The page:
Meet ED/Rural & remote nurse Liana Penney. Read her guide to precepting new grads!

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I have been nursing for 10 years, starting in General Practice in Hamilton, NZ. I moved on to Middlemore ED and spent a number of years building a strong foundation through dealing with high patient volumes of 300-400 presentations a day. These days I am a Rural and Remote agency nurse working through out QLD and NSW. In my non-nursing world I am an amateur powerlifter, a jam maker and a mum of a very lovely Muscovy duck.


Preceptors can make or break a young nurse’s experience.

My first preceptor was attentive, kind, patient and helped guide me into the world of nursing. She gave me a great foundation to start my career on, and helped pushed me to be better; while also seeing the areas I needed help in.

Starting as a new graduate nurse can be scary. You’ve gone from being at school, nose in a book for the past few years, to now being legally responsible for other peoples lives. Depending on what speciality they are starting in, it can be an overwhelming experience.

As much as precepting at times gets dismissed as being too much work, it is a fantastic way to help mould and shape our young nurses to be someone you are happy and confident in handing over your patients to.

We need passionate critically thinking nurses to be able to take the reins.

It is also a great way to refresh yourself on the latest evidence-based practice, as you (hopefully) should be asked why you are doing a particular thing the way you are doing it.

Figuring out the learning style of your preceptee is a really good way of figuring out how they are best going to respond to what you are trying to teach them. Are they a “do one, see one, teach one” kind of person; do they learn more from theory than from doing or watching? Are they requiring constant feedback on performance, or do they need a closer eye on them?

Some new grads require a structured formal approach to learning, while others can be more free-range. As we are aware in this career, everyone is different. Your teaching style may not be the kind of learning that your preceptee will learn from. That is not to say you are an awful teacher, it just means you may need to adjust your teaching style slightly.  It’s not about ego, but creating the best learning environment.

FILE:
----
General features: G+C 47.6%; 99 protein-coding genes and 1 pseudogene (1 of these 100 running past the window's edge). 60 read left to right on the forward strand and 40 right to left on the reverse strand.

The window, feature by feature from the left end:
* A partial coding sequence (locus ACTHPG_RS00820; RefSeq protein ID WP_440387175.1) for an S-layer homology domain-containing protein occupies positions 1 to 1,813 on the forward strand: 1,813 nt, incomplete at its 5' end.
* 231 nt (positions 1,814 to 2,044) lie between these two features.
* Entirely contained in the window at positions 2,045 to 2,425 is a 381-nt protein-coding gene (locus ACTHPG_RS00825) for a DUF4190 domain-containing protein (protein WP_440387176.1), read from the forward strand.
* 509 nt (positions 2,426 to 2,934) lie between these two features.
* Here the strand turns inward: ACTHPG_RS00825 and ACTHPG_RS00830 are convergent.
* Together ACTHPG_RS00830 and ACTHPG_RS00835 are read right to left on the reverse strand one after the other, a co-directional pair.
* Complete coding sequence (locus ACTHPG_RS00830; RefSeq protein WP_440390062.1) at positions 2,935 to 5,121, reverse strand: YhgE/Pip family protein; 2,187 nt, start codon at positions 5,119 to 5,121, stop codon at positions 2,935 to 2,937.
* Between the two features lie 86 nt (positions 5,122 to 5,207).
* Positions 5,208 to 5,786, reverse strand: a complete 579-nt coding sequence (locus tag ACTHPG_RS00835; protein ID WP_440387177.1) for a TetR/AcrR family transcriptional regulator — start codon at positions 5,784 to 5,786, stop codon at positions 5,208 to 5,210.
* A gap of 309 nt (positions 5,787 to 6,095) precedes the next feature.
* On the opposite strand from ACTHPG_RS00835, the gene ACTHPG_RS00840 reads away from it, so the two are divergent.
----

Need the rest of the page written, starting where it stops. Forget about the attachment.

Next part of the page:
I would suggest sitting down to make a list of goals together. Use your SMART goals (specific, measurable, attainable, relevant, time-based). Do both short term and long term goals. Write them down so in a few weeks you can come back and see where they are sitting. People crave progress.

Discussing strengths and weaknesses is a good way to build a foundation to work on and come back later to compare. Ask your preceptee where they think they do well and bring in your own suggestions of things they may not have thought of or realised they do well. Do the same with weaknesses/areas to improve on. Even simple things like noticing good hand hygiene, thorough documentation, or a good bedside manner are positives to feedback on.


When conflict does occur, focus on what is right, not who is right. If your new grad presents you with conflicting information, search out the answer together. I’ve found myself a situation where the evidence has been towards a new method of treatment I wasn’t yet aware of but was brought to my attention by a new grad. Sometimes in the hospital systems, we miss out on updates to best practice, so our newer nurses coming straight from studying can have more up to date information about practices and procedures. This works in reverse also, situations where your new grad needs correcting. Again, focus on what is right, not who is right.

Remember this can be an overwhelming time for a new grad, and for yourself. Managing a clinical load and a new graduate can be a juggling act. If you find you are struggling with the workload of both, it would be fair to say to your new grad to follow and observe you for that period; especially in that high patient volume and high acuity area.

Precepting can be challenging, but also highly rewarding to help contribute towards the next wave of nurses. At the end of the day, these nurses may end up looking after someone you love in the future.

If you loved what Liana had to say & have ever thought of rural and remote nursing, she has written a how-to guide on rural and remote agency nursing

Get it here!

Also, here she talks about AU verses NZ nursing!

Watch it here!

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